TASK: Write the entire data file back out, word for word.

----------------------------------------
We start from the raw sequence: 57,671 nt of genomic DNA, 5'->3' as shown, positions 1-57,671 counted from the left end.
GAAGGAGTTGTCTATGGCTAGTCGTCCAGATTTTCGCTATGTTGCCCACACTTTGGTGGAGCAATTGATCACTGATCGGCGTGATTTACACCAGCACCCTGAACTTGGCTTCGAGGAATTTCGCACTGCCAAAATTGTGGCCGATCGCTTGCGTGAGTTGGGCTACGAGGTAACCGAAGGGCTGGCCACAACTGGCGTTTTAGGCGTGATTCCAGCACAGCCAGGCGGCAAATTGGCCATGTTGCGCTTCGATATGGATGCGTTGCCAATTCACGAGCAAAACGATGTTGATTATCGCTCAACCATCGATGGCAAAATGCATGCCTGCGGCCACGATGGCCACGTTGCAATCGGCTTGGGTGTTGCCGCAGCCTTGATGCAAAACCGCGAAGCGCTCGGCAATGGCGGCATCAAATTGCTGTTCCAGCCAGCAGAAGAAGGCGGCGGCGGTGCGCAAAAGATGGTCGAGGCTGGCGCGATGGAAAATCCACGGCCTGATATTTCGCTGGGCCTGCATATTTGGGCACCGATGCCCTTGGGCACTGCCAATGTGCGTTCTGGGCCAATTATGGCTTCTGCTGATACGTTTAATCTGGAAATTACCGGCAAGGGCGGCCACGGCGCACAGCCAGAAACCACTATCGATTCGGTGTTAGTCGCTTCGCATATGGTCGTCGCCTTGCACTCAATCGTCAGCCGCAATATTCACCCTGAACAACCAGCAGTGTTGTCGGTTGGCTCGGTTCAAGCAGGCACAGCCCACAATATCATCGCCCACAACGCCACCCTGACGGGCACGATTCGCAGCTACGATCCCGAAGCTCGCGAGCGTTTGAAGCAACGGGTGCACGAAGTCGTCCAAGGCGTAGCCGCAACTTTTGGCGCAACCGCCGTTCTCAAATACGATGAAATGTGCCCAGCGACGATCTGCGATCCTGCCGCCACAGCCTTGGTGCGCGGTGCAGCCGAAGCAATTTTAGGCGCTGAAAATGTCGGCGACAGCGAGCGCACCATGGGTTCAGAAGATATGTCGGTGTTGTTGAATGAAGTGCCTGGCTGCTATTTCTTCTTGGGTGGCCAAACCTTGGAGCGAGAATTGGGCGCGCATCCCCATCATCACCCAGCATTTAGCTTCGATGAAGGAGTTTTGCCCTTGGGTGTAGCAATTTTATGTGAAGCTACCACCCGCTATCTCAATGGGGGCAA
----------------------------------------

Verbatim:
We start from the raw sequence: 57,671 nt of genomic DNA, 5'->3' as shown, positions 1-57,671 counted from the left end.
GAAGGAGTTGTCTATGGCTAGTCGTCCAGATTTTCGCTATGTTGCCCACACTTTGGTGGAGCAATTGATCACTGATCGGCGTGATTTACACCAGCACCCTGAACTTGGCTTCGAGGAATTTCGCACTGCCAAAATTGTGGCCGATCGCTTGCGTGAGTTGGGCTACGAGGTAACCGAAGGGCTGGCCACAACTGGCGTTTTAGGCGTGATTCCAGCACAGCCAGGCGGCAAATTGGCCATGTTGCGCTTCGATATGGATGCGTTGCCAATTCACGAGCAAAACGATGTTGATTATCGCTCAACCATCGATGGCAAAATGCATGCCTGCGGCCACGATGGCCACGTTGCAATCGGCTTGGGTGTTGCCGCAGCCTTGATGCAAAACCGCGAAGCGCTCGGCAATGGCGGCATCAAATTGCTGTTCCAGCCAGCAGAAGAAGGCGGCGGCGGTGCGCAAAAGATGGTCGAGGCTGGCGCGATGGAAAATCCACGGCCTGATATTTCGCTGGGCCTGCATATTTGGGCACCGATGCCCTTGGGCACTGCCAATGTGCGTTCTGGGCCAATTATGGCTTCTGCTGATACGTTTAATCTGGAAATTACCGGCAAGGGCGGCCACGGCGCACAGCCAGAAACCACTATCGATTCGGTGTTAGTCGCTTCGCATATGGTCGTCGCCTTGCACTCAATCGTCAGCCGCAATATTCACCCTGAACAACCAGCAGTGTTGTCGGTTGGCTCGGTTCAAGCAGGCACAGCCCACAATATCATCGCCCACAACGCCACCCTGACGGGCACGATTCGCAGCTACGATCCCGAAGCTCGCGAGCGTTTGAAGCAACGGGTGCACGAAGTCGTCCAAGGCGTAGCCGCAACTTTTGGCGCAACCGCCGTTCTCAAATACGATGAAATGTGCCCAGCGACGATCTGCGATCCTGCCGCCACAGCCTTGGTGCGCGGTGCAGCCGAAGCAATTTTAGGCGCTGAAAATGTCGGCGACAGCGAGCGCACCATGGGTTCAGAAGATATGTCGGTGTTGTTGAATGAAGTGCCTGGCTGCTATTTCTTCTTGGGTGGCCAAACCTTGGAGCGAGAATTGGGCGCGCATCCCCATCATCACCCAGCATTTAGCTTCGATGAAGGAGTTTTGCCCTTGGGTGTAGCAATTTTATGTGAAGCTACCACCCGCTATCTCAATGGGGGCAA